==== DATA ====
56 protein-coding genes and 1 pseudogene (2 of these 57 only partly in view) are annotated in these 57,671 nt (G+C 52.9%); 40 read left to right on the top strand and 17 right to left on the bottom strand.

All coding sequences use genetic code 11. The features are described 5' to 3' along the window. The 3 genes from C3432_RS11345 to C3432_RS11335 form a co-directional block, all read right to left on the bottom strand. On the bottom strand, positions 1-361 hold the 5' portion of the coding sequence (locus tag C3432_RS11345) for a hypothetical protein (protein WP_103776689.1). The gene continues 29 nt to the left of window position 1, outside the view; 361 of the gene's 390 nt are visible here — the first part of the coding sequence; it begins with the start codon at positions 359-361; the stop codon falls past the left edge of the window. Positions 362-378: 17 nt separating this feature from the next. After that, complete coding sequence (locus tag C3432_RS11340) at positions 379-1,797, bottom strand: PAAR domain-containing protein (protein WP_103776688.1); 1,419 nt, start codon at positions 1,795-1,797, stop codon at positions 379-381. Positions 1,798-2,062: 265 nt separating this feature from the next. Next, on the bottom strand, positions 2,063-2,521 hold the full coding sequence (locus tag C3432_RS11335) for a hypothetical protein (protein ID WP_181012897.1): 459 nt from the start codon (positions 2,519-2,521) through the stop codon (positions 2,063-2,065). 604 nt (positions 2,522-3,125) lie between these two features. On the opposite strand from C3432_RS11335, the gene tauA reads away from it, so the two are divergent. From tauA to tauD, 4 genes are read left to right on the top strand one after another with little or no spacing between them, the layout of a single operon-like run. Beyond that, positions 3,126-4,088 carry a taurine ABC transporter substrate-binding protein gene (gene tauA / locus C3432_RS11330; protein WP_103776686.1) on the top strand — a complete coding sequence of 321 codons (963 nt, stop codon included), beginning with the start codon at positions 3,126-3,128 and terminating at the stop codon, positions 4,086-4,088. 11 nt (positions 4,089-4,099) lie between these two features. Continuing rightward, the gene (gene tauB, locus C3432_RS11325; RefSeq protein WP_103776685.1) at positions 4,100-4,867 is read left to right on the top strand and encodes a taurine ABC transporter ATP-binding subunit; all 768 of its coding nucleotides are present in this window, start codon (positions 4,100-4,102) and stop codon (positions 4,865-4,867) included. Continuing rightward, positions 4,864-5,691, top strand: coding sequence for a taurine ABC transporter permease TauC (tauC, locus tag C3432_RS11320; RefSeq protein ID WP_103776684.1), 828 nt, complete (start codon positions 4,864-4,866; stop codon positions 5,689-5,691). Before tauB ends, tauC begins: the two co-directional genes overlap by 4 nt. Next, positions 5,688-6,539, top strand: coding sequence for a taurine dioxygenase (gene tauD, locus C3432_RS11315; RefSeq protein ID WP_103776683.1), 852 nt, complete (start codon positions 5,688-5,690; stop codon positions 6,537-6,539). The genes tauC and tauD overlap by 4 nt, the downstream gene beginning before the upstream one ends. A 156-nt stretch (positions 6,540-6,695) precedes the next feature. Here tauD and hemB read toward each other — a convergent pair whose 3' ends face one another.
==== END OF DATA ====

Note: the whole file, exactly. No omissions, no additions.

56 protein-coding genes and 1 pseudogene (2 of these 57 only partly in view) are annotated in these 57,671 nt (G+C 52.9%); 40 read left to right on the top strand and 17 right to left on the bottom strand.

All coding sequences use genetic code 11. The features are described 5' to 3' along the window. The 3 genes from C3432_RS11345 to C3432_RS11335 form a co-directional block, all read right to left on the bottom strand. On the bottom strand, positions 1-361 hold the 5' portion of the coding sequence (locus tag C3432_RS11345) for a hypothetical protein (protein WP_103776689.1). The gene continues 29 nt to the left of window position 1, outside the view; 361 of the gene's 390 nt are visible here — the first part of the coding sequence; it begins with the start codon at positions 359-361; the stop codon falls past the left edge of the window. Positions 362-378: 17 nt separating this feature from the next. After that, complete coding sequence (locus tag C3432_RS11340) at positions 379-1,797, bottom strand: PAAR domain-containing protein (protein WP_103776688.1); 1,419 nt, start codon at positions 1,795-1,797, stop codon at positions 379-381. Positions 1,798-2,062: 265 nt separating this feature from the next. Next, on the bottom strand, positions 2,063-2,521 hold the full coding sequence (locus tag C3432_RS11335) for a hypothetical protein (protein ID WP_181012897.1): 459 nt from the start codon (positions 2,519-2,521) through the stop codon (positions 2,063-2,065). 604 nt (positions 2,522-3,125) lie between these two features. On the opposite strand from C3432_RS11335, the gene tauA reads away from it, so the two are divergent. From tauA to tauD, 4 genes are read left to right on the top strand one after another with little or no spacing between them, the layout of a single operon-like run. Beyond that, positions 3,126-4,088 carry a taurine ABC transporter substrate-binding protein gene (gene tauA / locus C3432_RS11330; protein WP_103776686.1) on the top strand — a complete coding sequence of 321 codons (963 nt, stop codon included), beginning with the start codon at positions 3,126-3,128 and terminating at the stop codon, positions 4,086-4,088. 11 nt (positions 4,089-4,099) lie between these two features. Continuing rightward, the gene (gene tauB, locus C3432_RS11325; RefSeq protein WP_103776685.1) at positions 4,100-4,867 is read left to right on the top strand and encodes a taurine ABC transporter ATP-binding subunit; all 768 of its coding nucleotides are present in this window, start codon (positions 4,100-4,102) and stop codon (positions 4,865-4,867) included. Continuing rightward, positions 4,864-5,691, top strand: coding sequence for a taurine ABC transporter permease TauC (tauC, locus tag C3432_RS11320; RefSeq protein ID WP_103776684.1), 828 nt, complete (start codon positions 4,864-4,866; stop codon positions 5,689-5,691). Before tauB ends, tauC begins: the two co-directional genes overlap by 4 nt. Next, positions 5,688-6,539, top strand: coding sequence for a taurine dioxygenase (gene tauD, locus C3432_RS11315; RefSeq protein ID WP_103776683.1), 852 nt, complete (start codon positions 5,688-5,690; stop codon positions 6,537-6,539). The genes tauC and tauD overlap by 4 nt, the downstream gene beginning before the upstream one ends. A 156-nt stretch (positions 6,540-6,695) precedes the next feature. Here tauD and hemB read toward each other — a convergent pair whose 3' ends face one another.